A GROWING online encyclopaedia of East Fremantle’s history, houses and people will be launched at the George Street Festival on December 1.
For the last year a team of researchers from the Museum of Perth, led by artist and social historian Jo Darbyshire, has been gathering a street-by-street history of more than 1100 heritage-listed homes in the town.
Newspapers from the National Library’s online Trove archive have provided some articles up til the 1950s, and now residents, past occupants, or anyone else with an interest is invited to share family tales, photos, old articles or documents.
The soft launch onto streetsofeastfreo.com has already seen past residents come forward with stories and photos that otherwise might’ve been lost.
Museum director Reece Harley says the personal stories have filled gaps missed by archived history, such as peoples’ warm memories of grandmothers covering what the papers of the day didn’t.
“It’s much more difficult to find information about women in the past, because they didn’t necessarily hold public office, or run their own businesses,” Mr Harley says.
Fifty prominent figures also have entries on the site so far, and Mr Harley says they’re looking beyond the toffs and titans of industry to the untold stories of working class lumpers, chimney sweeps, midwives, soldiers.
East Fremantle’s been ideal because of its huge stock of old houses, and Mr Harley hopes the pilot project will spur interest in partnerships with other local governments.
The City of Bunbury recently signed a two-year agreement for the museum to chronicle and digitise its local history.
The MoP, which last year branched out of its Perth CBD home with a peppercorn lease on Dovenby House behind the East Freo town hall, will have a stall at the George Street Festival, Sunday December 1 from 11am-7pm.
Sewell Street’s Black Angels scandalised city
38 Sewell Street
Newspaper archives have uncovered the house was once the den of “The Black Angels”, a group of young women targeted by authorities and the press for using the house for “immoral” purposes.
The Truth newspaper campaigned against the women, backing police and lionising “Constable O’Shea, the East Fremantle sleuth, and terror of evil doers”.
“Street-strolling Strumpets Safely Stowed Away and Debarred From Further Disease Dissemination” the paper trumpeted when four women were arrested in 1908.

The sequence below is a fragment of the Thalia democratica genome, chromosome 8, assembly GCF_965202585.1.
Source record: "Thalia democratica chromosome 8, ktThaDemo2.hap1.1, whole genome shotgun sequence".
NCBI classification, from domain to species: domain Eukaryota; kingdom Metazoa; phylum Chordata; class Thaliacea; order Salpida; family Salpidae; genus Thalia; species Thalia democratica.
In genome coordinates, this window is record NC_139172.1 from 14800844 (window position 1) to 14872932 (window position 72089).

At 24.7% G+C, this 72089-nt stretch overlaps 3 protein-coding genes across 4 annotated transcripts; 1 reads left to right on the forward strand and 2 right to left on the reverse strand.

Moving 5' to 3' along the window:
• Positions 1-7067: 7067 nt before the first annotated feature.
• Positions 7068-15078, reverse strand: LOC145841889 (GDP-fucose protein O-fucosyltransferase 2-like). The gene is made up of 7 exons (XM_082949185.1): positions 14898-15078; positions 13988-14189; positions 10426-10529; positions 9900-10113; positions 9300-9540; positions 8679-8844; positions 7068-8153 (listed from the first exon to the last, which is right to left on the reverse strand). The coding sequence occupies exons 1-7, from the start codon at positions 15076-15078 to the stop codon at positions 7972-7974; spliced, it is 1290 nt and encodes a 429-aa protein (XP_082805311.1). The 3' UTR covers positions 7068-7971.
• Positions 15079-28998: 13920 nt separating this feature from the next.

The press had little sympathy for the womens’ hard lives, and seemed to relish in salacious details of their treatment by authorities: “Since their arrest they had been medically examined and the result evidenced a revolting condition of affairs. Bertha Connor and Vera Matson were pregnant and the other two girls diseased.”
Madeline’s Pfuhlish love of Hitler
140 Canning Highway (now demolished)
This was the home of prominent German trader Otto Pfuhl and his well-travelled Brisbane-born wife Madeline ‘Nellie’ Angus. Pfuhl was an ivory trader in French Congo, and came to Fremantle in 1907 to work for Lohmann and Co Merchants.
He was an early aviator and owned his own plane. In 1911, the Westralian Worker wrote: “Mr Otto Pfuhl (not pronounced “fool” we hope) has returned to Australia after undergoing a course of aviation in Europe. That seems strange. Judging by the cables we imagined no European aviation course was complete until the student broke his neck.”
Pfuhl took his plane to Sydney to build a hangar and hoped to fly it back to WA some day.
In 1914 he was detained as an “enemy alien,” and was most likely deported along with his wife after the war.
Madeline, a Queenslander, seemed to like Germany. She returned to visit Queensland in 1938 and told newspapers of the day “of a scheme which Hitler has introduced to benefit the poor… Ein Topft Sunday—One Pot Sunday,” where Sunday dinner is restricted to what can be cooked in one pot. Savings from the frugal meal are then donated to the poor.
Seeing Australia after 18 years she was “thunderstruck with the improvement she sees, but appalled by the tram fares she has to pay,” saying they were much cheaper in Berlin.
Papers noted she revisited Australia in 1949 after the war and called her “an interesting arrival,” but recorded no more favourable comparisons of Germany.
48 Hubble Street (now 26)
The Gothic-style home stood out on Hubble Street, and in 1933 medium Isabella Jane Ogle and her daughter Florence Ascough established the East Fremantle Spiritual Mission there.
Spiritualism involved a grab bag of paranormal disciplines and had become popular after the Great War as many people sought out mediums to try to speak to their fallen family members.
Isabella, who’d been widowed twice, moved the church to 14 Hubble Street in 1943, and died in Beaconsfield in 1950, age 86.
by DAVID BELL